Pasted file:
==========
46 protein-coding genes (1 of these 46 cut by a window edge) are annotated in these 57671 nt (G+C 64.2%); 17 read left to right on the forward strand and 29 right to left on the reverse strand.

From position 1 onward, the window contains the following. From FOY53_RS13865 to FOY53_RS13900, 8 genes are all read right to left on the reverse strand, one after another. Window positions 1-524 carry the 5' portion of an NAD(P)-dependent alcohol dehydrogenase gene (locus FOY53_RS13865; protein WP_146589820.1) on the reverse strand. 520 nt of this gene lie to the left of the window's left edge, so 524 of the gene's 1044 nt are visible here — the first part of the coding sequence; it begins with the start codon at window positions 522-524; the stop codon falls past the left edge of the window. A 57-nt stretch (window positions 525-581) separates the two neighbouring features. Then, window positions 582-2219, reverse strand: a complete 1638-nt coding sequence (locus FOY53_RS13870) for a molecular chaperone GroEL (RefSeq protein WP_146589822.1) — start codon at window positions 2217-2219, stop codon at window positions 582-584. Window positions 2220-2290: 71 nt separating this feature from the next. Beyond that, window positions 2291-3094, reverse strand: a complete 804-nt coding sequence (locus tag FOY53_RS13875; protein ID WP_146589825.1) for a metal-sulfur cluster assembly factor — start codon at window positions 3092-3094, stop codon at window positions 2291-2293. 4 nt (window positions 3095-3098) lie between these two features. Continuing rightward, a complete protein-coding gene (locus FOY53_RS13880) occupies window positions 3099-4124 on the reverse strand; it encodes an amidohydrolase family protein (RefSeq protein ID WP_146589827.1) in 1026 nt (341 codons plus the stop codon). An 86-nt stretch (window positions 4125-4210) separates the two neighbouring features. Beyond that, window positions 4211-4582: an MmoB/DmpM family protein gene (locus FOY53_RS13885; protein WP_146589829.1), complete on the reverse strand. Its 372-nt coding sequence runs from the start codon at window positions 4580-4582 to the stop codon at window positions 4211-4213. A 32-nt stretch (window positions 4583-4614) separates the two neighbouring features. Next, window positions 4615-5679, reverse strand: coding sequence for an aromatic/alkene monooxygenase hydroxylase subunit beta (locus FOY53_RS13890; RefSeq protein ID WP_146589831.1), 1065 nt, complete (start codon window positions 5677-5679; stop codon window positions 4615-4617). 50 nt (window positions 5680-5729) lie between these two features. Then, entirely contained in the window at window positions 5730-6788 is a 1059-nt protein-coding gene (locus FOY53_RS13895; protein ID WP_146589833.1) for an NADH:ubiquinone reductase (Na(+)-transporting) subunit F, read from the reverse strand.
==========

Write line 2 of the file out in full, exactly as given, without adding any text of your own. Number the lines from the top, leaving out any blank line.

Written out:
From position 1 onward, the window contains the following. From FOY53_RS13865 to FOY53_RS13900, 8 genes are all read right to left on the reverse strand, one after another. Window positions 1-524 carry the 5' portion of an NAD(P)-dependent alcohol dehydrogenase gene (locus FOY53_RS13865; protein WP_146589820.1) on the reverse strand. 520 nt of this gene lie to the left of the window's left edge, so 524 of the gene's 1044 nt are visible here — the first part of the coding sequence; it begins with the start codon at window positions 522-524; the stop codon falls past the left edge of the window. A 57-nt stretch (window positions 525-581) separates the two neighbouring features. Then, window positions 582-2219, reverse strand: a complete 1638-nt coding sequence (locus FOY53_RS13870) for a molecular chaperone GroEL (RefSeq protein WP_146589822.1) — start codon at window positions 2217-2219, stop codon at window positions 582-584. Window positions 2220-2290: 71 nt separating this feature from the next. Beyond that, window positions 2291-3094, reverse strand: a complete 804-nt coding sequence (locus tag FOY53_RS13875; protein ID WP_146589825.1) for a metal-sulfur cluster assembly factor — start codon at window positions 3092-3094, stop codon at window positions 2291-2293. 4 nt (window positions 3095-3098) lie between these two features. Continuing rightward, a complete protein-coding gene (locus FOY53_RS13880) occupies window positions 3099-4124 on the reverse strand; it encodes an amidohydrolase family protein (RefSeq protein ID WP_146589827.1) in 1026 nt (341 codons plus the stop codon). An 86-nt stretch (window positions 4125-4210) separates the two neighbouring features. Beyond that, window positions 4211-4582: an MmoB/DmpM family protein gene (locus FOY53_RS13885; protein WP_146589829.1), complete on the reverse strand. Its 372-nt coding sequence runs from the start codon at window positions 4580-4582 to the stop codon at window positions 4211-4213. A 32-nt stretch (window positions 4583-4614) separates the two neighbouring features. Next, window positions 4615-5679, reverse strand: coding sequence for an aromatic/alkene monooxygenase hydroxylase subunit beta (locus FOY53_RS13890; RefSeq protein ID WP_146589831.1), 1065 nt, complete (start codon window positions 5677-5679; stop codon window positions 4615-4617). 50 nt (window positions 5680-5729) lie between these two features. Then, entirely contained in the window at window positions 5730-6788 is a 1059-nt protein-coding gene (locus FOY53_RS13895; protein ID WP_146589833.1) for an NADH:ubiquinone reductase (Na(+)-transporting) subunit F, read from the reverse strand.